marc.glisse at inria.fr
Sat May 22 11:33:44 CEST 2010
On Fri, 21 May 2010, Nic Schraudolph wrote:
>> Basically, TG thinks the overhead of having an infinity (and the effort to
>> add one) is too large. I guess you could try to convince him if you wrote a
>> prototype implementation and ran some benchmarks.
> I might give that a shot though I doubt my C++ is up to it...
Oh, you are thinking of doing it at the C++ level? I thought you meant to
do it at the C level.
>> Note that if you have infinity, you also need NaN for the result of Inf-Inf
>> or 0*Inf.
> Not necessarily - it may be acceptable to throw an exception for such
> expressions instead, analogous to division by zero when you don't have Inf.
I am not sure everybody would be happy with that (I haven't thought about
>> What kind of information would you want from numeric_limits? It could tell
>> you that radix=2, is_signed, is_integer for mpz but not the others,
>> is_exact for mpz and mpq but not mpf, !has_infinity, !is_bounded,
>> !is_modulo and not much more.
> Sure. It may seem trivial but just these few bits of information can be very
> useful to application code striving to be compatible with any reasonable
> numeric class. For instance, I can use
> vector<Type> vector;
> const Type upper_bound(numeric_limits<Type>::is_bounded ?
> numeric_limits<Type>::max() :
> (numeric_limits<Type>::has_infinity ? numeric_limits<Type>::infinity() :
> *max_element(vector.begin(), vector.end())));
> to upper-bound the elements of a (potentially very large) vector without
> having to calculate the max of its elements, if that can be avoided.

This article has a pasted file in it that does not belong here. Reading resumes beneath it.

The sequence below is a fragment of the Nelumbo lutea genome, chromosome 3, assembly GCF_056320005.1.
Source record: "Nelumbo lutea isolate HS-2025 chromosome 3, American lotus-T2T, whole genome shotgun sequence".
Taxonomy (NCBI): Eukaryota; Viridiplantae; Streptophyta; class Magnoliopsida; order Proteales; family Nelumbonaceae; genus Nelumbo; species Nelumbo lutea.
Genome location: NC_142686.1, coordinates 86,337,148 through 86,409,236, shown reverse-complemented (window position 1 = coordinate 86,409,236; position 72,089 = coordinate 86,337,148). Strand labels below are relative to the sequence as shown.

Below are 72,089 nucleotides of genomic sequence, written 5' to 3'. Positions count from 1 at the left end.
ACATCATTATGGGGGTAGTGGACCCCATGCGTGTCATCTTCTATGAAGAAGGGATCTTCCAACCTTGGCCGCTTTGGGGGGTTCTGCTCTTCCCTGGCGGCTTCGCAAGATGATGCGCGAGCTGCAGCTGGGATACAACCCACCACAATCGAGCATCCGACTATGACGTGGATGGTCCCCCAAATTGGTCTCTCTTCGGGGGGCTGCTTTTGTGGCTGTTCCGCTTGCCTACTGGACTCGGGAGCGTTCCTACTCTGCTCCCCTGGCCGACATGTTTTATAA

This already works currently: is_bounded and has_infinity are false by
default for types without an explicit specialization. You would need to
see if there is anything useful to do with is_exact, is_integer or
>> Things like digits don't fit in an int (or if you want to make them fit, it
>> is radix that won't fit anymore).
> It should be clear to an application that precision resp. range-related
> information is irrelevant for types that that state that they are exact resp.
> For mpf, range information can be given, and it may also be useful
> to communicate the current default precision here: numeric_limits is intended
> for code agnostic to the underlying numerical type, and such code will be
> ignorant of the additional precision parameter to mpf_class constructors
> anyway - so the default precision is what's relevant.
The code (typically in a library) may be type agnostic, but the numbers
may come from another code that set the precision, or the user may change
the default precision.
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